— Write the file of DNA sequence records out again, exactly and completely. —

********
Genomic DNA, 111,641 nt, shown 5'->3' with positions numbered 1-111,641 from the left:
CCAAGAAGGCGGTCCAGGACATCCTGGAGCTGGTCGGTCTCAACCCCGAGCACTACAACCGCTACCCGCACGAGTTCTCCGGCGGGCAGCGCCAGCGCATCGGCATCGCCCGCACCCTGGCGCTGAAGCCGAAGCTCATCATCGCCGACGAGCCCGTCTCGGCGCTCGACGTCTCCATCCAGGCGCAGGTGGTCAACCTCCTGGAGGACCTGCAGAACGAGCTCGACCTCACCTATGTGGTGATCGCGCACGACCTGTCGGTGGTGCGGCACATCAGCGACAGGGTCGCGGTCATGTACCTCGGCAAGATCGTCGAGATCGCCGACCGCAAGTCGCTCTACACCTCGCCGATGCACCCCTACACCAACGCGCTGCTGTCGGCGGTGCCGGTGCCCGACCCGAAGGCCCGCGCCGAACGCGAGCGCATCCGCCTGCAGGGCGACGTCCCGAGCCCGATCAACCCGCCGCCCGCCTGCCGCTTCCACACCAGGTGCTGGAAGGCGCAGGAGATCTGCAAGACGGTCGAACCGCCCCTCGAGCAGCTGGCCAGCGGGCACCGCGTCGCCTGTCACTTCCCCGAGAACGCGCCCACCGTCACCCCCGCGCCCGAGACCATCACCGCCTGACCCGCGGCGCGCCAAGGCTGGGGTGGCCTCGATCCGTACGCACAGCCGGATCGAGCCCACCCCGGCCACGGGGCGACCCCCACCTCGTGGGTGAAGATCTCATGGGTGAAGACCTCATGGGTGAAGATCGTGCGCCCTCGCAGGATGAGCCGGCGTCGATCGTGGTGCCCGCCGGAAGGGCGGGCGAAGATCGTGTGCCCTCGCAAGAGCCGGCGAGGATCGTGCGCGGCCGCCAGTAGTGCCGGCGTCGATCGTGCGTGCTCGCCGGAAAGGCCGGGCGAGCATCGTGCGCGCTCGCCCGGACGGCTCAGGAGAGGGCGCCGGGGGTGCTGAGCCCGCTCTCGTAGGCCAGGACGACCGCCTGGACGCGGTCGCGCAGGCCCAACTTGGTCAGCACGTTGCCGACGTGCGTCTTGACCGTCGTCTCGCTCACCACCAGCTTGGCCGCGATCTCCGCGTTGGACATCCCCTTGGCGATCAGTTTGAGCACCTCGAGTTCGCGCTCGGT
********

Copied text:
Genomic DNA, 111,641 nt, shown 5'->3' with positions numbered 1-111,641 from the left:
CCAAGAAGGCGGTCCAGGACATCCTGGAGCTGGTCGGTCTCAACCCCGAGCACTACAACCGCTACCCGCACGAGTTCTCCGGCGGGCAGCGCCAGCGCATCGGCATCGCCCGCACCCTGGCGCTGAAGCCGAAGCTCATCATCGCCGACGAGCCCGTCTCGGCGCTCGACGTCTCCATCCAGGCGCAGGTGGTCAACCTCCTGGAGGACCTGCAGAACGAGCTCGACCTCACCTATGTGGTGATCGCGCACGACCTGTCGGTGGTGCGGCACATCAGCGACAGGGTCGCGGTCATGTACCTCGGCAAGATCGTCGAGATCGCCGACCGCAAGTCGCTCTACACCTCGCCGATGCACCCCTACACCAACGCGCTGCTGTCGGCGGTGCCGGTGCCCGACCCGAAGGCCCGCGCCGAACGCGAGCGCATCCGCCTGCAGGGCGACGTCCCGAGCCCGATCAACCCGCCGCCCGCCTGCCGCTTCCACACCAGGTGCTGGAAGGCGCAGGAGATCTGCAAGACGGTCGAACCGCCCCTCGAGCAGCTGGCCAGCGGGCACCGCGTCGCCTGTCACTTCCCCGAGAACGCGCCCACCGTCACCCCCGCGCCCGAGACCATCACCGCCTGACCCGCGGCGCGCCAAGGCTGGGGTGGCCTCGATCCGTACGCACAGCCGGATCGAGCCCACCCCGGCCACGGGGCGACCCCCACCTCGTGGGTGAAGATCTCATGGGTGAAGACCTCATGGGTGAAGATCGTGCGCCCTCGCAGGATGAGCCGGCGTCGATCGTGGTGCCCGCCGGAAGGGCGGGCGAAGATCGTGTGCCCTCGCAAGAGCCGGCGAGGATCGTGCGCGGCCGCCAGTAGTGCCGGCGTCGATCGTGCGTGCTCGCCGGAAAGGCCGGGCGAGCATCGTGCGCGCTCGCCCGGACGGCTCAGGAGAGGGCGCCGGGGGTGCTGAGCCCGCTCTCGTAGGCCAGGACGACCGCCTGGACGCGGTCGCGCAGGCCCAACTTGGTCAGCACGTTGCCGACGTGCGTCTTGACCGTCGTCTCGCTCACCACCAGCTTGGCCGCGATCTCCGCGTTGGACATCCCCTTGGCGATCAGTTTGAGCACCTCGAGTTCGCGCTCGGT